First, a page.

is there anybody who still remembers who I am? If that’s not the case then I’m not really surprised, because I almost completely disappeared from the blogging scene over the last month. I am finally settled in Norway now, though, and you can expect a lot of exciting posts over the next couple of weeks because I am going to start recapping my recent Norwegian travels (aka the reason I was never online) today! The last month has been filled to the brink with life in all its forms: Norway is a ridiculously stunning country which made travel a pleasure, but at the same time I also struggled because moving abroad proved harder on my emotions than I expected. It was a month of emotional ups and downs and while this rollercoaster of feelings still hasn’t ceased, I can slowly feel myself adjusting to expat life.
The first Norwegian stop of our Itinerary was Oslo, the capitol of Norway. And to be honest, I didn’t go with the highest expectations. Prior to arriving, I hadn’t heard a whole lot about this city, but many people seemed to agree that it wasn’t a very exciting city. Now, Oslo really isn’t the hub of the world – but it is also not the giant village it is sometimes made out to be. Compared to other big Norwegian cities, Oslo has a very distinct character: It’s Norway’s most urban and grand city and when you’re visiting there’s no doubt that you’re in the capitol and therefore the centre of the country.
It’s not my favorite Norwegian city (you will have to wait to find out which city is!) and I wouldn’t put it on a ‘Must-Visit’-List for your first trip to Europe, but if you’re passing this city on your travels to Norway, it would be a shame to just use it as a transit place.
Karl Johans Gate
The Karl Johans Gate is the heart and centre of the city. It goes all the way from the train station to the Royal Palace and after having traveled to the four biggest cities in Norway, I can safely say that this road is as close to a grand boulevard as you’re going to get in this country. The part of the road starting from the train station is completely reserved for pedestrians, so you don’t have to be afraid of being run over by a car while strolling from shop to shop. While walking along the street, you will pass the Storting, Norway’s parliament building (doesn’t it remind you of a medieval castle a bit?), and the obligatory Grand Hotel…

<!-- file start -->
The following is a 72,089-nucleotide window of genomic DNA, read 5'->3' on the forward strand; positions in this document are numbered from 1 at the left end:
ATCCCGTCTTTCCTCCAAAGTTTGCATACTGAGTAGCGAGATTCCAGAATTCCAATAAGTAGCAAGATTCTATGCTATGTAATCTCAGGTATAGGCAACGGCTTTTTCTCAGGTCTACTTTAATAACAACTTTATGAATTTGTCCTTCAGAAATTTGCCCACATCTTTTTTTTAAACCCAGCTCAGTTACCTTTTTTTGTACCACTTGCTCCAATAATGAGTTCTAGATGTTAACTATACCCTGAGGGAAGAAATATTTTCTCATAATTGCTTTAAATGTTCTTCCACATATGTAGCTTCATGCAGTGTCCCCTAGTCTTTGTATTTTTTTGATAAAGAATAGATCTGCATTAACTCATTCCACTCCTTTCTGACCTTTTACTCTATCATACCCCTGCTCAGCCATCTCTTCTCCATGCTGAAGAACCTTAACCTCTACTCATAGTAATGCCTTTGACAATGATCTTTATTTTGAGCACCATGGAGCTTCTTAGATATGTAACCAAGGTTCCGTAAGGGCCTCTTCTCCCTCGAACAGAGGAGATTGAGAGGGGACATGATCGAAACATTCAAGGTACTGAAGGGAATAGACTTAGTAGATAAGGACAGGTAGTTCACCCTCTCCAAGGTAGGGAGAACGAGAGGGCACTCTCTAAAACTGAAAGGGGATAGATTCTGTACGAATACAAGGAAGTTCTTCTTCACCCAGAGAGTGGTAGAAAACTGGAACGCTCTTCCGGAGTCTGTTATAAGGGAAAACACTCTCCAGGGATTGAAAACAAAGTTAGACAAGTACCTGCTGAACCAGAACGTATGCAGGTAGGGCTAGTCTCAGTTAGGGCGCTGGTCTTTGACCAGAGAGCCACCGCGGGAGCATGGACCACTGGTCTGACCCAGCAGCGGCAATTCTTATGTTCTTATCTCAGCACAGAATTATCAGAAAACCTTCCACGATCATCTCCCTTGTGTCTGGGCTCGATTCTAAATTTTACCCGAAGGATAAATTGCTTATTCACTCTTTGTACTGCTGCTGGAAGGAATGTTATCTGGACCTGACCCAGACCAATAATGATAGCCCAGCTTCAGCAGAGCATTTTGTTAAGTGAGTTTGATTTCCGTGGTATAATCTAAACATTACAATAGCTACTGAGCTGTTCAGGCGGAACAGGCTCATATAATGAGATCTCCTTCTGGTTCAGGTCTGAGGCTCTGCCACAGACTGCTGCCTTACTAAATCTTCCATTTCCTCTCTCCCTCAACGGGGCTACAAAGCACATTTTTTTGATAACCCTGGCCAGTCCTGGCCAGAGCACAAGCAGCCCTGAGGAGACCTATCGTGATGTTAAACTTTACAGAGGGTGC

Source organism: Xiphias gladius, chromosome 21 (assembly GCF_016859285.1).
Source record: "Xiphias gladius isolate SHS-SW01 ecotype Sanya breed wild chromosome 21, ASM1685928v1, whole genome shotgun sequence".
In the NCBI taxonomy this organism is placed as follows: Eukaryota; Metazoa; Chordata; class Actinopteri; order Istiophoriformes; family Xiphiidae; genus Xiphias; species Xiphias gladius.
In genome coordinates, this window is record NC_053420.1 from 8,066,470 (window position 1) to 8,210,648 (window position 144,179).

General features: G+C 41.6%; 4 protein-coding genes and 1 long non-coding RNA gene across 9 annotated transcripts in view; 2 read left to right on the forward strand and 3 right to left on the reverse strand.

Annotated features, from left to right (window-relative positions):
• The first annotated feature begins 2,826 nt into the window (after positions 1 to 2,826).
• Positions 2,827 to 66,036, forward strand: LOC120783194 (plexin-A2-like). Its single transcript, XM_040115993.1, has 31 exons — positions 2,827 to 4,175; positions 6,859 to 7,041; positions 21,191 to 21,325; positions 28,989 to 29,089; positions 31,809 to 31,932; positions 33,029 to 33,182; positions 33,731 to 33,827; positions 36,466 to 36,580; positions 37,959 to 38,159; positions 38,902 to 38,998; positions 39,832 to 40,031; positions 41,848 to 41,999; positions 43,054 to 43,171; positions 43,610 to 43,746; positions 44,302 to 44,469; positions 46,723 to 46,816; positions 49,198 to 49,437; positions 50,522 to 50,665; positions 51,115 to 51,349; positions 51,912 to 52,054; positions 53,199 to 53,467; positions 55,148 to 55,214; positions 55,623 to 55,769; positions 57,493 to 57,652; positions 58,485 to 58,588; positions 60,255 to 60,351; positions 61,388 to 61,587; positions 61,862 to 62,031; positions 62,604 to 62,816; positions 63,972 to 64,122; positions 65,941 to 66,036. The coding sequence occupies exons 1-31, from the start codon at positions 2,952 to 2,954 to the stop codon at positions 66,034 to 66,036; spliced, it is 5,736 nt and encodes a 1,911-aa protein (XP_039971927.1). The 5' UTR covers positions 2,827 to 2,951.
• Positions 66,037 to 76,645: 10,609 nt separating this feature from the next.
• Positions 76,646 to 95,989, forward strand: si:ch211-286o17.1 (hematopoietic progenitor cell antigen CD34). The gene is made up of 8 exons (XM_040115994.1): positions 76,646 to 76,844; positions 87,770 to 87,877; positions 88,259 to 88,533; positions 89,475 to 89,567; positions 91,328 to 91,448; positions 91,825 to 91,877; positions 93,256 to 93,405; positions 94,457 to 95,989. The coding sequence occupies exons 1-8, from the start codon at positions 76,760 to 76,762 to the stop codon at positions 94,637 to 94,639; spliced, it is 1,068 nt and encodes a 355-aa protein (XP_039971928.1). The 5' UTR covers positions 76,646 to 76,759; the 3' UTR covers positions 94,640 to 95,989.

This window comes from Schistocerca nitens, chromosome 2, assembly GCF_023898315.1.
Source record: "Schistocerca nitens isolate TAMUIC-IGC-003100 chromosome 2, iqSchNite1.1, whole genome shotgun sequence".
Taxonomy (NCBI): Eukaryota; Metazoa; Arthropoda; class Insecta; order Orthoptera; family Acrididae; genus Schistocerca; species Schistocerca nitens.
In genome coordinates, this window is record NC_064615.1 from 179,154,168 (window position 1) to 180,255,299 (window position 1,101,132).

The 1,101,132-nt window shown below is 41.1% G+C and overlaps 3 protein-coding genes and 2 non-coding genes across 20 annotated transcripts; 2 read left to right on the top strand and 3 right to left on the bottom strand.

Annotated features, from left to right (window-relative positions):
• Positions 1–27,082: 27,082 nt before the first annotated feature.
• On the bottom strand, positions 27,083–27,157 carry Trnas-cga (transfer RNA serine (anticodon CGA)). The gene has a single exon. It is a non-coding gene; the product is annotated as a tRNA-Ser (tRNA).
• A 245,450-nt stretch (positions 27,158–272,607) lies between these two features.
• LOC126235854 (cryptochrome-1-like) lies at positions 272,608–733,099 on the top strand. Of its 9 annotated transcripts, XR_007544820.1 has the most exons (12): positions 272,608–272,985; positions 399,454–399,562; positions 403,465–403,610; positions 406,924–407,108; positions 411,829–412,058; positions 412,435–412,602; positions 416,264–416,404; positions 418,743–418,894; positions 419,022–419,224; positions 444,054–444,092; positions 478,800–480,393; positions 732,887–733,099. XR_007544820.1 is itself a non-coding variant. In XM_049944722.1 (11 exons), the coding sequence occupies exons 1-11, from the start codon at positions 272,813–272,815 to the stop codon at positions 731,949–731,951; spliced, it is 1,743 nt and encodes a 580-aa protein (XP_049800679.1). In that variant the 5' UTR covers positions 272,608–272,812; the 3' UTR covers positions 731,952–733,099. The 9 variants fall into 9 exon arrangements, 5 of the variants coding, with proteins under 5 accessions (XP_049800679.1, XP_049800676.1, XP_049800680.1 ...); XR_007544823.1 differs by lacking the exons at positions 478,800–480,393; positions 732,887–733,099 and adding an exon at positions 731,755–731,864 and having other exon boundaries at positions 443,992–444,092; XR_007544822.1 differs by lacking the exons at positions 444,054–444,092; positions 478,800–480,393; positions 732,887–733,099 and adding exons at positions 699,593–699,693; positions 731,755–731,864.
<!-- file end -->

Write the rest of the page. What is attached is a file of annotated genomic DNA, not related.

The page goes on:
… until you pass some beautiful buildings of the University of Oslo. The one above is the Faculty of Law – can I please study here? At this point, the street has been opened to cars and for a second you might not be so sure whether you’re in Norway or France. It’s only a few more meters until the Royal Palace, in front of which there is currently a construction site.
One of the sights of Oslo is Askerhus Fortress. Located right by the waterside, some of its parts are dating as far back as the 13th century. The interior is open to visitors and still used for official state banquets. Visiting Askerhus was a breath of fresh air for me as a castle veteran: I have visited many castles and palaces in Central Europe over the last couple of years and have come to notice that there’s a certain similarity between all of them because they’re all built in the same architectural style.
Askerhus is different, though, and that’s what makes it so interesting to visit. It has a bit of a rustic feel and is not nearly as grand as your average French palace, but there is something incredible humble (instead of decadent and over-the-top) that seems much more relatable.
My favorite part of Oslo (or any Norwegian town for that matter) was the harbor. There are fish restaurants, fancy yachts, expensive apartment buildings and a whole armada of sea gulls. All in all it’s a relaxed place, though, that is perfect for an evening stroll and I imagine the scenery is beautiful for a dinner occasion.
The Nobel Prize Museum
The building in the middle is the town hall of Oslo. Not going to lie, it sort of reminded me of a dystopian movie…
Have you ever been really surprised by a place you have visited?